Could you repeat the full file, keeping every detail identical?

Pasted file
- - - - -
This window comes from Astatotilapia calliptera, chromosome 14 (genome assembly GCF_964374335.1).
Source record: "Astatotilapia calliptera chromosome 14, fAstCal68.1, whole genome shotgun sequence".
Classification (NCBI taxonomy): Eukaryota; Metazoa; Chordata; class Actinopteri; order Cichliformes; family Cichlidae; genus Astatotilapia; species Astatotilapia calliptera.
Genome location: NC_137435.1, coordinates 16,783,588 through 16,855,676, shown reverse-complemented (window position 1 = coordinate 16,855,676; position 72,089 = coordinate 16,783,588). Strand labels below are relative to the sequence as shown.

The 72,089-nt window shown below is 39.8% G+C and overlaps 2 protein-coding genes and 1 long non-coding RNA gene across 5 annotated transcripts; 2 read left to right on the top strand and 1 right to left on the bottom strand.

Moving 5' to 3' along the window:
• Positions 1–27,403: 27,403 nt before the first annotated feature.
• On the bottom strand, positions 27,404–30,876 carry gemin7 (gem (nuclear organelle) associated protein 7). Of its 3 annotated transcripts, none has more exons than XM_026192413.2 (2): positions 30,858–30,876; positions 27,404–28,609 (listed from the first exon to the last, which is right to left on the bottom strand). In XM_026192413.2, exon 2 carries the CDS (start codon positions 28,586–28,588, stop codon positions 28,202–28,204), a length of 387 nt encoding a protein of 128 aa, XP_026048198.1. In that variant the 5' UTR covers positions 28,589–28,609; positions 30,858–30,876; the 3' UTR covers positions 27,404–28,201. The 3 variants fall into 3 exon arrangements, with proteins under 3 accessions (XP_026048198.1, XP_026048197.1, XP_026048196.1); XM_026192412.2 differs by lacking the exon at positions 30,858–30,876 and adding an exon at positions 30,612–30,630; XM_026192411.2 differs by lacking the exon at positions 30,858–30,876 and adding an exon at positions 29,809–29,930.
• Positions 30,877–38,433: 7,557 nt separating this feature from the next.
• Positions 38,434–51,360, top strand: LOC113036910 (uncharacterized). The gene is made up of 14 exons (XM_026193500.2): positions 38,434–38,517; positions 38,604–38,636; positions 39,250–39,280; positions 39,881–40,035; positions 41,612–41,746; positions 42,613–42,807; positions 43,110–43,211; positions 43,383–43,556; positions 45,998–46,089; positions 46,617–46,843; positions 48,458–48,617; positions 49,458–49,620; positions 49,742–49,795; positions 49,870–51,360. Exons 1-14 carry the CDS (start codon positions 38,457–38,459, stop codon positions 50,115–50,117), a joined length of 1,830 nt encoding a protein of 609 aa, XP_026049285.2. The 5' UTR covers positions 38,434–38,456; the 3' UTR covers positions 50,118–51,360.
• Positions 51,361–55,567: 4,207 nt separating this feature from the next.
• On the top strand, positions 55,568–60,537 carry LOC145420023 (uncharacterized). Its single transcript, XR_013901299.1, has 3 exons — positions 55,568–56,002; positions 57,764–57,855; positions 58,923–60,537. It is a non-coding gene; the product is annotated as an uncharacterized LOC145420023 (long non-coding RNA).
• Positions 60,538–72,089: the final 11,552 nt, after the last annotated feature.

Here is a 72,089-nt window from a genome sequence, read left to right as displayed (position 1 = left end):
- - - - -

This window comes from Astatotilapia calliptera, chromosome 14 (genome assembly GCF_964374335.1).
Source record: "Astatotilapia calliptera chromosome 14, fAstCal68.1, whole genome shotgun sequence".
Classification (NCBI taxonomy): Eukaryota; Metazoa; Chordata; class Actinopteri; order Cichliformes; family Cichlidae; genus Astatotilapia; species Astatotilapia calliptera.
Genome location: NC_137435.1, coordinates 16,783,588 through 16,855,676, shown reverse-complemented (window position 1 = coordinate 16,855,676; position 72,089 = coordinate 16,783,588). Strand labels below are relative to the sequence as shown.

The 72,089-nt window shown below is 39.8% G+C and overlaps 2 protein-coding genes and 1 long non-coding RNA gene across 5 annotated transcripts; 2 read left to right on the top strand and 1 right to left on the bottom strand.

Moving 5' to 3' along the window:
• Positions 1–27,403: 27,403 nt before the first annotated feature.
• On the bottom strand, positions 27,404–30,876 carry gemin7 (gem (nuclear organelle) associated protein 7). Of its 3 annotated transcripts, none has more exons than XM_026192413.2 (2): positions 30,858–30,876; positions 27,404–28,609 (listed from the first exon to the last, which is right to left on the bottom strand). In XM_026192413.2, exon 2 carries the CDS (start codon positions 28,586–28,588, stop codon positions 28,202–28,204), a length of 387 nt encoding a protein of 128 aa, XP_026048198.1. In that variant the 5' UTR covers positions 28,589–28,609; positions 30,858–30,876; the 3' UTR covers positions 27,404–28,201. The 3 variants fall into 3 exon arrangements, with proteins under 3 accessions (XP_026048198.1, XP_026048197.1, XP_026048196.1); XM_026192412.2 differs by lacking the exon at positions 30,858–30,876 and adding an exon at positions 30,612–30,630; XM_026192411.2 differs by lacking the exon at positions 30,858–30,876 and adding an exon at positions 29,809–29,930.
• Positions 30,877–38,433: 7,557 nt separating this feature from the next.
• Positions 38,434–51,360, top strand: LOC113036910 (uncharacterized). The gene is made up of 14 exons (XM_026193500.2): positions 38,434–38,517; positions 38,604–38,636; positions 39,250–39,280; positions 39,881–40,035; positions 41,612–41,746; positions 42,613–42,807; positions 43,110–43,211; positions 43,383–43,556; positions 45,998–46,089; positions 46,617–46,843; positions 48,458–48,617; positions 49,458–49,620; positions 49,742–49,795; positions 49,870–51,360. Exons 1-14 carry the CDS (start codon positions 38,457–38,459, stop codon positions 50,115–50,117), a joined length of 1,830 nt encoding a protein of 609 aa, XP_026049285.2. The 5' UTR covers positions 38,434–38,456; the 3' UTR covers positions 50,118–51,360.
• Positions 51,361–55,567: 4,207 nt separating this feature from the next.
• On the top strand, positions 55,568–60,537 carry LOC145420023 (uncharacterized). Its single transcript, XR_013901299.1, has 3 exons — positions 55,568–56,002; positions 57,764–57,855; positions 58,923–60,537. It is a non-coding gene; the product is annotated as an uncharacterized LOC145420023 (long non-coding RNA).
• Positions 60,538–72,089: the final 11,552 nt, after the last annotated feature.

Here is a 72,089-nt window from a genome sequence, read left to right as displayed (position 1 = left end):